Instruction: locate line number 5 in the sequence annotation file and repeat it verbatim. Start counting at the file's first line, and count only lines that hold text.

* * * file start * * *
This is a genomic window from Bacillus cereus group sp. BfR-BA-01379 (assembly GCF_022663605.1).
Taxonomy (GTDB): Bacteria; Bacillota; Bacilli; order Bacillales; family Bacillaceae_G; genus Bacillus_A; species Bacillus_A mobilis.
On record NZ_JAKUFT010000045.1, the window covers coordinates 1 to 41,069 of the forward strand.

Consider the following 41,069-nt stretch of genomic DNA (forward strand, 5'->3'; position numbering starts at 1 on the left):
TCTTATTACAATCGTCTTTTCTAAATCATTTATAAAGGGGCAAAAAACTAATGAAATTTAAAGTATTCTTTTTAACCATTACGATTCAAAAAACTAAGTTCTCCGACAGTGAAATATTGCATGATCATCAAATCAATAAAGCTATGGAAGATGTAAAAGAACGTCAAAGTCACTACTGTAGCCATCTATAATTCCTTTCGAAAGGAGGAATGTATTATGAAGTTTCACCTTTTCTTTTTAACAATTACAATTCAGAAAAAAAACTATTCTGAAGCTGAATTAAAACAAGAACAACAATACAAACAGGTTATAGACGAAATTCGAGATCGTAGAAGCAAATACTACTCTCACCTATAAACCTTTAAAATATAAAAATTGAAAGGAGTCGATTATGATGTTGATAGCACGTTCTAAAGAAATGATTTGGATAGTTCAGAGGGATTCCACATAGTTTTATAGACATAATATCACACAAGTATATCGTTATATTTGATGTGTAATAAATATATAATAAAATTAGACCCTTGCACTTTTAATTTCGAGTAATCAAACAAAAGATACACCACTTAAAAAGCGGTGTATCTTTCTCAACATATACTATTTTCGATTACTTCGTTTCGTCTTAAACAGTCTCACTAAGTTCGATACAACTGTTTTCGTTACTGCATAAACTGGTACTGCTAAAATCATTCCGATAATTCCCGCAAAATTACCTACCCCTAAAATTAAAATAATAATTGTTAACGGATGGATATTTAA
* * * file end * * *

TCTTATTACAATCGTCTTTTCTAAATCATTTATAAAGGGGCAAAAAACTAATGAAATTTAAAGTATTCTTTTTAACCATTACGATTCAAAAAACTAAGTTCTCCGACAGTGAAATATTGCATGATCATCAAATCAATAAAGCTATGGAAGATGTAAAAGAACGTCAAAGTCACTACTGTAGCCATCTATAATTCCTTTCGAAAGGAGGAATGTATTATGAAGTTTCACCTTTTCTTTTTAACAATTACAATTCAGAAAAAAAACTATTCTGAAGCTGAATTAAAACAAGAACAACAATACAAACAGGTTATAGACGAAATTCGAGATCGTAGAAGCAAATACTACTCTCACCTATAAACCTTTAAAATATAAAAATTGAAAGGAGTCGATTATGATGTTGATAGCACGTTCTAAAGAAATGATTTGGATAGTTCAGAGGGATTCCACATAGTTTTATAGACATAATATCACACAAGTATATCGTTATATTTGATGTGTAATAAATATATAATAAAATTAGACCCTTGCACTTTTAATTTCGAGTAATCAAACAAAAGATACACCACTTAAAAAGCGGTGTATCTTTCTCAACATATACTATTTTCGATTACTTCGTTTCGTCTTAAACAGTCTCACTAAGTTCGATACAACTGTTTTCGTTACTGCATAAACTGGTACTGCTAAAATCATTCCGATAATTCCCGCAAAATTACCTACCCCTAAAATTAAAATAATAATTGTTAACGGATGGATATTTAA